I had the opportunity, at work (and a bit outside of work), to learn the GitHub API, as wrapped by Python’s github3 module. I found the documentation really hard to follow, maybe because I don’t have a lot of experience reading API docs, or because it wasn’t organized in the way I think about things, or maybe just because my work on this API was part of a larger, much more harrowing project, and I was already discouraged* … who knows?
I made a thing! Maybe it’s helpful!
Ultimately, I ended up documenting the parts of it I needed to understand in an IPython notebook; if you’d like to play with the GitHub API, then, please, feel free to download and run it, after filling in your own username, your chosen repository name, and your API token for GitHub (which you will want to keep secret, of course).
I’m not sure the format I used is going to be helpful to others, but I kept referring back to this notebook over and over as I worked, so, at the very least, I’ve found a format that’s helpful for me! Since I was trying to mock GitHub objects, I was very interested in return types. I hope it’s useful for others who want to understand github3…
I made a funnier thing! Maybe you’ll want play with it?
Now, because I had a funny idea (and I wanted to remind myself that I like programming), I also spent most of a Sunday building a tool to help make GitHub feel less like a game I have to win**. In short, it makes one commit per day on my GitHub account—actually, to the repository in which it is housed, because I was feeling puckish—so that I maintain a perfect streak. See? Perfection, since the day I wrote the script!
The code itself is pretty short; look at do_the_thing.py. You can tell I had fun writing it, though. :)
The trickier (read: way more time-consuming) part ended up being the “make it run daily” bit. I had to learn about launchd, which Mac seems to prefer to cron. That’s too bad, since I already understood cron, but launchd has some nice features, like running when the machine wakes up if it was sleeping at the appointed time.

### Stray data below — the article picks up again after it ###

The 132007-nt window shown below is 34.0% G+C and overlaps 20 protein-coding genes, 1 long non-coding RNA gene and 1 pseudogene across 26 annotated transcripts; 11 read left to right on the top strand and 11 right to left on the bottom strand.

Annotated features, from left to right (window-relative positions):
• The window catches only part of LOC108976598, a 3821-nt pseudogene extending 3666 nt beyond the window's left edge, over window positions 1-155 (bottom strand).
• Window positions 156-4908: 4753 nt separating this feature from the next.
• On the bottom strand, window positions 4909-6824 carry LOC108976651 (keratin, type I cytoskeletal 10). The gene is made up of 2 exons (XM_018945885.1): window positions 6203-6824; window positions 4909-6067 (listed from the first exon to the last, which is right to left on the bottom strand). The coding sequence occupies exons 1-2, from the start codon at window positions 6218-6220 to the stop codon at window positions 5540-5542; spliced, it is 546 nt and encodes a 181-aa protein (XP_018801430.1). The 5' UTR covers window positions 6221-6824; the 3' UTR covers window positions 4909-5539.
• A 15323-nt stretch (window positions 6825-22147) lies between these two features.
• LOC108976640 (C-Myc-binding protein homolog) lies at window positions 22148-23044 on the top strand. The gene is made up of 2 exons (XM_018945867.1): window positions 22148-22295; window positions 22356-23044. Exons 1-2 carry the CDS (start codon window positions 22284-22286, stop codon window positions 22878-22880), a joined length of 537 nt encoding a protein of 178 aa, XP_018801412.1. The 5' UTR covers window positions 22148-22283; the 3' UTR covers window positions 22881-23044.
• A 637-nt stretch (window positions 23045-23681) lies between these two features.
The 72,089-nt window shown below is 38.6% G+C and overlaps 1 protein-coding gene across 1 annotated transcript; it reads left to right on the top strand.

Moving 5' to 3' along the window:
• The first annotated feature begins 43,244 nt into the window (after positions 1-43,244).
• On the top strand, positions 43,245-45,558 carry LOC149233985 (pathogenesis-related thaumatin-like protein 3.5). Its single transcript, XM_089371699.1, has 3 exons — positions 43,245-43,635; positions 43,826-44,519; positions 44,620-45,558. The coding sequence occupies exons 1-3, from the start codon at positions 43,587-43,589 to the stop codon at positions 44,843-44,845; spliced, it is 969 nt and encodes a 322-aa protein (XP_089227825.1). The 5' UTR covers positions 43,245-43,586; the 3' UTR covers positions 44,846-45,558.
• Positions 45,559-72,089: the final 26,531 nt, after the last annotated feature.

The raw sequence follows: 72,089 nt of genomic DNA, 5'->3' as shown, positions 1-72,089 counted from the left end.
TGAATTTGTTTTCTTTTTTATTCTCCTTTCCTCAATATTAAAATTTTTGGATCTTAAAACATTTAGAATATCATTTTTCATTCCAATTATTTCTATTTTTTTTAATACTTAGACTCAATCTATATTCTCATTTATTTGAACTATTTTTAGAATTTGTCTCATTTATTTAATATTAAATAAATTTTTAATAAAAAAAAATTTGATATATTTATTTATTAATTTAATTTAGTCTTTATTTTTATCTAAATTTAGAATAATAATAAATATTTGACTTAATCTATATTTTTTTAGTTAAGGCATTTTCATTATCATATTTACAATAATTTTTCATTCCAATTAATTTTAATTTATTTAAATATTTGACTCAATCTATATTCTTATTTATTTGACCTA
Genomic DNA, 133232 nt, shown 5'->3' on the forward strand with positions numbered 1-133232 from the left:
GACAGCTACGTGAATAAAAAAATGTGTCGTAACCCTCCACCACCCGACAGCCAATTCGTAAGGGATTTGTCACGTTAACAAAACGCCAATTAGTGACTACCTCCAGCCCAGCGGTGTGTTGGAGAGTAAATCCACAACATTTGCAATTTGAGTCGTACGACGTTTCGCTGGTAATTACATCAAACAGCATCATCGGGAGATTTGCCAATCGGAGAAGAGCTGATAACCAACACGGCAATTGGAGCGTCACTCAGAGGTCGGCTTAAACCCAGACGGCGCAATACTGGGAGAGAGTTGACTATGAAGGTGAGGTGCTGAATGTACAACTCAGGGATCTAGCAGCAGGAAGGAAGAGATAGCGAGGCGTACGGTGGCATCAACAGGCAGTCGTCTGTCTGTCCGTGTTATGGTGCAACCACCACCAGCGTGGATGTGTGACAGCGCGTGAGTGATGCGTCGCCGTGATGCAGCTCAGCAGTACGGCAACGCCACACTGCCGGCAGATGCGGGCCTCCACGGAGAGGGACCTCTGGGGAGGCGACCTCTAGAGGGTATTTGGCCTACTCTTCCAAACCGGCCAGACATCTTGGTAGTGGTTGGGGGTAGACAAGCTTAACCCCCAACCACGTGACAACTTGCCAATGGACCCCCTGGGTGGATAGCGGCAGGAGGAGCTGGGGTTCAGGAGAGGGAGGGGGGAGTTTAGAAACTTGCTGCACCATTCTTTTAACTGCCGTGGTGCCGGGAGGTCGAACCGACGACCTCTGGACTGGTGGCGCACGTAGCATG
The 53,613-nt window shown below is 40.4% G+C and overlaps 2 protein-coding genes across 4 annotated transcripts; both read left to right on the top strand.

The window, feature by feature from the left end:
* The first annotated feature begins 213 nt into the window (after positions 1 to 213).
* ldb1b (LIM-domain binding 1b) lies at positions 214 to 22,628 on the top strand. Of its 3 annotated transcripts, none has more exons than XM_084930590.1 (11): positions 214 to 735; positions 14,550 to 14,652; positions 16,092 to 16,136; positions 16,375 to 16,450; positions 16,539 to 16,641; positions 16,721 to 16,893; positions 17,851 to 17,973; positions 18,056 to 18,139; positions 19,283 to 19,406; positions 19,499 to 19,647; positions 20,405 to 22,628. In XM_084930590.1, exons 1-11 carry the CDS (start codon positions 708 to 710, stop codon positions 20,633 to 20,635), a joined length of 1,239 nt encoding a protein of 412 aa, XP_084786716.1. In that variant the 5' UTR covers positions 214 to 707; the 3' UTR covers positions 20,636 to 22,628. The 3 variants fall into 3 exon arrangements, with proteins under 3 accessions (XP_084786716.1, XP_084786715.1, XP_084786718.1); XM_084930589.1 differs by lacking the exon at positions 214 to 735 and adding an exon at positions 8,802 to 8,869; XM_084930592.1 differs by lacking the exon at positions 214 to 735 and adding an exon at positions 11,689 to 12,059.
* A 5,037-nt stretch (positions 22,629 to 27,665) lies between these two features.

Anyway, once I gave in and took the advice of the launchd tutorial linked above and installed LaunchPad, it went better for me.
I’ve included my plist file in the repository, so nobody else has to write their own; I also gave the directory to put it in and listed the one necessary change, in the README. It shouldn’t be too hard to get running if you’ve got a Mac on hand.
I’d like to deploy this on Heroku at some point, rather than having to keep my laptop on all the time; maybe if I find that doable I’ll write a follow-up post, or just edit this one. :)
*We have this big code base, which is built on Flask (which I don’t know) and MongoDB (which I don’t know) and which has a RESTful API (which I haven’t learned yet; that’s my current project, happily!), which requires some internal routing to build and resolve URLs (which I don’t really understand, though I can trace through it with PyCharm). My job was to use mock (which I didn’t know at the time and still have trouble keeping my head wrapped around) to write tests (which I have only minimal experience with) on some internal API routes and permissions stuff for the GitHub addon (which was written in a fairly complicated way, in part by necessity, and which I didn’t understand at all at the outset of this project). This was supposed to be a good learning project, and I don’t doubt the intentions of anyone involved with assigning it, but … it was a pretty terrible, demoralizing experience, made worse because I was instructed not to ask the more-senior devs any questions, and the time estimate I was given was not realistic. (I did finish, pretty much. I have to redo my pull request in the morning.)
** “GitHub displays a lot of useless stats about how many followers you have, and some completely psychologically manipulative stats about how often you commit and how many days it is since you had a day off” – Why GitHub is not your CV, by James Coglan